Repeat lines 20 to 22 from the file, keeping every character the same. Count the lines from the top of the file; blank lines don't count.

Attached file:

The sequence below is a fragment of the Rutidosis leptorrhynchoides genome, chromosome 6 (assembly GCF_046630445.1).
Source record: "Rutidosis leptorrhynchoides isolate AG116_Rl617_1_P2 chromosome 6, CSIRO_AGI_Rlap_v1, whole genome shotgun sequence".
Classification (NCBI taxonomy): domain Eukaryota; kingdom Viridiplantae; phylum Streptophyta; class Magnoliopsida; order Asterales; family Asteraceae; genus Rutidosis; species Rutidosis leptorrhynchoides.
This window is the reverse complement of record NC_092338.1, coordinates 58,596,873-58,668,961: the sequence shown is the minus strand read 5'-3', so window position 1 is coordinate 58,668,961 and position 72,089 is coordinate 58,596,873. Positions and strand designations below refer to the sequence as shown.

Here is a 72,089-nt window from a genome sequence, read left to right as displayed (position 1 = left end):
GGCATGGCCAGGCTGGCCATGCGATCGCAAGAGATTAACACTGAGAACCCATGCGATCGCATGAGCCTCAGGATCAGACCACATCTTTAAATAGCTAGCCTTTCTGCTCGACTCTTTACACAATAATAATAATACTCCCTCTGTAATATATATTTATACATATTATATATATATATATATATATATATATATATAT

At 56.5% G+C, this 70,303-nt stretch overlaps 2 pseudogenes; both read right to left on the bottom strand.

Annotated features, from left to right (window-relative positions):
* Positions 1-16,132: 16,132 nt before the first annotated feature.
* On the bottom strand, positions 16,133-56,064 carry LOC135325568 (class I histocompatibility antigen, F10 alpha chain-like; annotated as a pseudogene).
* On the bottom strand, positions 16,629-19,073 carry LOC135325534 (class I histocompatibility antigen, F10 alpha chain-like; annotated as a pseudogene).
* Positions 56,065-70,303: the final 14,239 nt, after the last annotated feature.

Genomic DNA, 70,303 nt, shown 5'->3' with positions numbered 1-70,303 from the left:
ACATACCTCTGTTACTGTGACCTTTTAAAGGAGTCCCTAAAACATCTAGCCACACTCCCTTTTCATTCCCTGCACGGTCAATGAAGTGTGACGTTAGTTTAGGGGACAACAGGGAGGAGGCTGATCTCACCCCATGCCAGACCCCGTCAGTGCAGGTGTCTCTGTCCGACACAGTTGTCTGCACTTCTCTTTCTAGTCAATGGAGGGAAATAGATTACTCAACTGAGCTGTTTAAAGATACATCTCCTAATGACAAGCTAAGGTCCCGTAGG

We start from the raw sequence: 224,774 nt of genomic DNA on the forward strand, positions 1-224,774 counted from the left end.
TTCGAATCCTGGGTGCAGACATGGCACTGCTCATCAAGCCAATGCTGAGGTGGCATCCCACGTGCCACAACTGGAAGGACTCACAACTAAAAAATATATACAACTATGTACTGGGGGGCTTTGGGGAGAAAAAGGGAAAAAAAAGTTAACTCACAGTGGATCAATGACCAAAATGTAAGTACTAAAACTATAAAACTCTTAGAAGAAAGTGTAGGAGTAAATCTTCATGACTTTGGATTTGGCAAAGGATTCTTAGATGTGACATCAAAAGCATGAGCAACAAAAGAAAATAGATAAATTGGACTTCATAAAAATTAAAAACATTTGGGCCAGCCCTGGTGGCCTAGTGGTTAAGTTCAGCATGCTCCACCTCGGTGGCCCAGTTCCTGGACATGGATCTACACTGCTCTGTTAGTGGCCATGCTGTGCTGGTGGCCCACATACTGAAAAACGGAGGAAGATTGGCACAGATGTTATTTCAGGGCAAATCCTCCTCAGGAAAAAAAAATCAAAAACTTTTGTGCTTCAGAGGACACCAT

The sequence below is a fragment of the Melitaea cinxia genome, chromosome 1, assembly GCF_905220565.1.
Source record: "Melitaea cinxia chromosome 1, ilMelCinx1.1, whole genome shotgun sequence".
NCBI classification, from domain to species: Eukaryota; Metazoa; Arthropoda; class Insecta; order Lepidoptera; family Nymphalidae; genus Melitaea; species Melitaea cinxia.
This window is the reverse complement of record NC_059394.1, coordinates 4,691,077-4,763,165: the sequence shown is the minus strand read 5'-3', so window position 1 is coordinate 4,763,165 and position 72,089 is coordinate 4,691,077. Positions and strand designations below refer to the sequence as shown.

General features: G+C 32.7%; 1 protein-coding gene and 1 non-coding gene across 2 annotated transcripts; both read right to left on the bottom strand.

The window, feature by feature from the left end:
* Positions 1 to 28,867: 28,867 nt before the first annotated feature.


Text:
This window is the reverse complement of record NC_059394.1, coordinates 4,691,077-4,763,165: the sequence shown is the minus strand read 5'-3', so window position 1 is coordinate 4,763,165 and position 72,089 is coordinate 4,691,077. Positions and strand designations below refer to the sequence as shown.

General features: G+C 32.7%; 1 protein-coding gene and 1 non-coding gene across 2 annotated transcripts; both read right to left on the bottom strand.

The window, feature by feature from the left end: